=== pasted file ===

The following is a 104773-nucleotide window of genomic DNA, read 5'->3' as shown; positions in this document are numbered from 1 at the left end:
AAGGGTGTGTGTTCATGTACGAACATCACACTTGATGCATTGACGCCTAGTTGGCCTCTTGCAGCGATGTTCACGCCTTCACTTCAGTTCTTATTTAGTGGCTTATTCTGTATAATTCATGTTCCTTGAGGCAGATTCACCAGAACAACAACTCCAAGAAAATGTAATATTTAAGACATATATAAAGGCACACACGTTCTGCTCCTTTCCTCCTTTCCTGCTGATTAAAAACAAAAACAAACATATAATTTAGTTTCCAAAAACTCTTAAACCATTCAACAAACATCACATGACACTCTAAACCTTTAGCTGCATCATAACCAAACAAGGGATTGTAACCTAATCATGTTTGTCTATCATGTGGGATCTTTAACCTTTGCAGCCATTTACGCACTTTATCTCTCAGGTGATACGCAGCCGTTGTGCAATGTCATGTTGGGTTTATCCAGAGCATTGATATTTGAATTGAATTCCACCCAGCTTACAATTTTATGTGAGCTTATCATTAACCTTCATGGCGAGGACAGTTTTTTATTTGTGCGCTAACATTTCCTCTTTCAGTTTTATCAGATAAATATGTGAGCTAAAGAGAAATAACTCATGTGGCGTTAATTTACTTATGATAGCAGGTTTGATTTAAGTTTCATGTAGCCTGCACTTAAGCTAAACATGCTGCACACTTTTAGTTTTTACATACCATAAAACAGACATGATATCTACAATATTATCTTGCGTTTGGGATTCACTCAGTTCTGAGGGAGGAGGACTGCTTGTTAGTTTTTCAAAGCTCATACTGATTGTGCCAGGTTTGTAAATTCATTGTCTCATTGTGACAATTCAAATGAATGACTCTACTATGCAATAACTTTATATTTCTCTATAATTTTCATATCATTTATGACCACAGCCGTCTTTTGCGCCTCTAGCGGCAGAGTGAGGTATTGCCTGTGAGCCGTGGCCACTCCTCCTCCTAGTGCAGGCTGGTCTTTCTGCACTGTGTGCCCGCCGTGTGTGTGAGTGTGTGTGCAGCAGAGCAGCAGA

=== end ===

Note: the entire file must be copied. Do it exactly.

The following is a 104773-nucleotide window of genomic DNA, read 5'->3' as shown; positions in this document are numbered from 1 at the left end:
AAGGGTGTGTGTTCATGTACGAACATCACACTTGATGCATTGACGCCTAGTTGGCCTCTTGCAGCGATGTTCACGCCTTCACTTCAGTTCTTATTTAGTGGCTTATTCTGTATAATTCATGTTCCTTGAGGCAGATTCACCAGAACAACAACTCCAAGAAAATGTAATATTTAAGACATATATAAAGGCACACACGTTCTGCTCCTTTCCTCCTTTCCTGCTGATTAAAAACAAAAACAAACATATAATTTAGTTTCCAAAAACTCTTAAACCATTCAACAAACATCACATGACACTCTAAACCTTTAGCTGCATCATAACCAAACAAGGGATTGTAACCTAATCATGTTTGTCTATCATGTGGGATCTTTAACCTTTGCAGCCATTTACGCACTTTATCTCTCAGGTGATACGCAGCCGTTGTGCAATGTCATGTTGGGTTTATCCAGAGCATTGATATTTGAATTGAATTCCACCCAGCTTACAATTTTATGTGAGCTTATCATTAACCTTCATGGCGAGGACAGTTTTTTATTTGTGCGCTAACATTTCCTCTTTCAGTTTTATCAGATAAATATGTGAGCTAAAGAGAAATAACTCATGTGGCGTTAATTTACTTATGATAGCAGGTTTGATTTAAGTTTCATGTAGCCTGCACTTAAGCTAAACATGCTGCACACTTTTAGTTTTTACATACCATAAAACAGACATGATATCTACAATATTATCTTGCGTTTGGGATTCACTCAGTTCTGAGGGAGGAGGACTGCTTGTTAGTTTTTCAAAGCTCATACTGATTGTGCCAGGTTTGTAAATTCATTGTCTCATTGTGACAATTCAAATGAATGACTCTACTATGCAATAACTTTATATTTCTCTATAATTTTCATATCATTTATGACCACAGCCGTCTTTTGCGCCTCTAGCGGCAGAGTGAGGTATTGCCTGTGAGCCGTGGCCACTCCTCCTCCTAGTGCAGGCTGGTCTTTCTGCACTGTGTGCCCGCCGTGTGTGTGAGTGTGTGTGCAGCAGAGCAGCAGA